Thursday, February 23, 2012

STEM Friday: A Kangaroo's Life

A Kangaroo's Life
written by Ellen Lawrence
2012 (Bearport Publishing)
Source: Review copy provided by the publisher

Check out STEM Friday at Rourke Publishing

It is September and David has started keeping a diary. He lives on a farm in Australia and has seen two red kangaroos fighting. His Aunt Annie, a veterinarian, explains that they are fighting to see who gets to mate with the females. In October, Aunt Annie takes in a mother kangaroo who has been hit by a car. The baby joey is only a few days old, but is safe inside his mother's pouch. Both mother and joey will be okay and now David has a chance to see the life cycle of a kangaroo. At four weeks, the joey is almost four inches long. He won't open his eyes until sixteen weeks and will pop his head out of the pouch at twenty weeks. At eight months, the joey is too big to live in his mother's pouch but will still drink mother's milk for about four more months. By the following October, mom and joey are ready to leave the rescue center and return to the wild. He is eating grass and small plants just like his mother. Eventually, he will grow to be six feet tall and weigh nearly 200 pounds.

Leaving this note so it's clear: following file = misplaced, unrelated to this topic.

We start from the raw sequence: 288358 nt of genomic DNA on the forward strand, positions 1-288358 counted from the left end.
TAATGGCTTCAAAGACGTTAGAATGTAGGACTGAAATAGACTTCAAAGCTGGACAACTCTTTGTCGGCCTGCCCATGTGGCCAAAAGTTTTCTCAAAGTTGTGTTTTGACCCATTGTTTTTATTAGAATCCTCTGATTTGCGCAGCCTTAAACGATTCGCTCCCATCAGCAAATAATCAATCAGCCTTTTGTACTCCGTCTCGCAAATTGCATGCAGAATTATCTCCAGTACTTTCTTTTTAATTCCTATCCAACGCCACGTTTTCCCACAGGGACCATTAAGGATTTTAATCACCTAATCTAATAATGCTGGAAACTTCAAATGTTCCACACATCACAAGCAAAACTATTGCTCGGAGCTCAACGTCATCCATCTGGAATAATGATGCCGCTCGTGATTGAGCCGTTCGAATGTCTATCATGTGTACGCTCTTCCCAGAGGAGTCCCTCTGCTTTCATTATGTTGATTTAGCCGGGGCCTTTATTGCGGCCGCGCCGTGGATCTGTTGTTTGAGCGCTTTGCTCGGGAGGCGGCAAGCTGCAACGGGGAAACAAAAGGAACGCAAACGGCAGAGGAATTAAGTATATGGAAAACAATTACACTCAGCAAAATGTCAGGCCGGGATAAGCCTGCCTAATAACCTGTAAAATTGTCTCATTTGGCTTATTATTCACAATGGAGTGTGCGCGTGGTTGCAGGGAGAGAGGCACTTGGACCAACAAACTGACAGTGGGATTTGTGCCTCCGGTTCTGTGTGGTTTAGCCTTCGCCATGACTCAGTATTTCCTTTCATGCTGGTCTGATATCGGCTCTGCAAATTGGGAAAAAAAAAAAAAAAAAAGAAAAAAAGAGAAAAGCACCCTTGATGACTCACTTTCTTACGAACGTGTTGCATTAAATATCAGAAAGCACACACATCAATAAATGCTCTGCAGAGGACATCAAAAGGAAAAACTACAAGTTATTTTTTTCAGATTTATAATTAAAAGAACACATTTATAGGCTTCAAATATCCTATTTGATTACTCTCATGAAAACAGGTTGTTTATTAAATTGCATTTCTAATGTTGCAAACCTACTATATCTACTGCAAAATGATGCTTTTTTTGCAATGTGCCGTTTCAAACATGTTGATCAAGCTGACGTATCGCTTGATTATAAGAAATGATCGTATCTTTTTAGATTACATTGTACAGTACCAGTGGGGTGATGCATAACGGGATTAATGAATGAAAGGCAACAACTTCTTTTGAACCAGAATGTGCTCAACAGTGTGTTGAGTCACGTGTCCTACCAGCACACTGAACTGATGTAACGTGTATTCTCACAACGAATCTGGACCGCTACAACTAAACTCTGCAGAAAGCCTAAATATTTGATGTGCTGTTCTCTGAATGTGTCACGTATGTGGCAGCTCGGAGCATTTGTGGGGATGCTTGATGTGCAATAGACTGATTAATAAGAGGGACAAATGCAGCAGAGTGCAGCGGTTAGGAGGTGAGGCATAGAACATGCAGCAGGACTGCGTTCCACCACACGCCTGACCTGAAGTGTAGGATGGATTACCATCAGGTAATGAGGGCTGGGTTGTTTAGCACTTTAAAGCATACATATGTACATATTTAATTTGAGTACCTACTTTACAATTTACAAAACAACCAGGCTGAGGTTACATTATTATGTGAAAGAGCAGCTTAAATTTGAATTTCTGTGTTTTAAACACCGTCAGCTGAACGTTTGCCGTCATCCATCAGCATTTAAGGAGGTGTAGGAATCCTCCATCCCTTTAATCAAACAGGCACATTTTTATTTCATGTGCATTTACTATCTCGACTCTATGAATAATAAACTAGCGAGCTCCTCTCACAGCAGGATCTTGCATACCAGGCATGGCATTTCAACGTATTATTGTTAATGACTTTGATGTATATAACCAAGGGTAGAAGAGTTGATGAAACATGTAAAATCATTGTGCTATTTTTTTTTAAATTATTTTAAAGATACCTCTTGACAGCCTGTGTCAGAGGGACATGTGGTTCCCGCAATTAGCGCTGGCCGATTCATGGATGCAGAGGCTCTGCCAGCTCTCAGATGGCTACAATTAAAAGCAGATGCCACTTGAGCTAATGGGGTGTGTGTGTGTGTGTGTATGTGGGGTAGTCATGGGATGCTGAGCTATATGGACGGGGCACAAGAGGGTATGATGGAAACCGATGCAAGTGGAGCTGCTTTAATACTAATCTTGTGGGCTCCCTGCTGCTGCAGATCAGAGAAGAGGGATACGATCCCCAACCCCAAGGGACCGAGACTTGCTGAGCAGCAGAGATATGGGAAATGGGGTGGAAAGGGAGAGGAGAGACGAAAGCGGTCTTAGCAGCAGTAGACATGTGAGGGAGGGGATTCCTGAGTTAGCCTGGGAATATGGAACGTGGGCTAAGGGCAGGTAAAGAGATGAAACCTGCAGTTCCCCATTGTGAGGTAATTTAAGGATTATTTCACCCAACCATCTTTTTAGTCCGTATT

The photographs in A Kangaroo's Life give readers a good sense of how small a kangaroo is in its early stages of life. Young animal lovers will be enthralled by the up-close photos. I would also use this book to teach students how to read captions. There are a combination of kangaroo facts and classroom activities to supplement the journal entries in each two page spread. I especially like the measurement activity where students see how many jumps it takes them to match one hop of an adult kangaroo (26 feet). Click on the book link above to get a sneak peek inside this engaging title.


  1. This looks like a book my students would love! We recently had an assembly with wild (rescued) animals and one of them was a Kangaroo. He stole the show. This book would make a great follow-up. Thanks

  2. Thank you for stopping by, Jeanette! That sounds like a great assembly.


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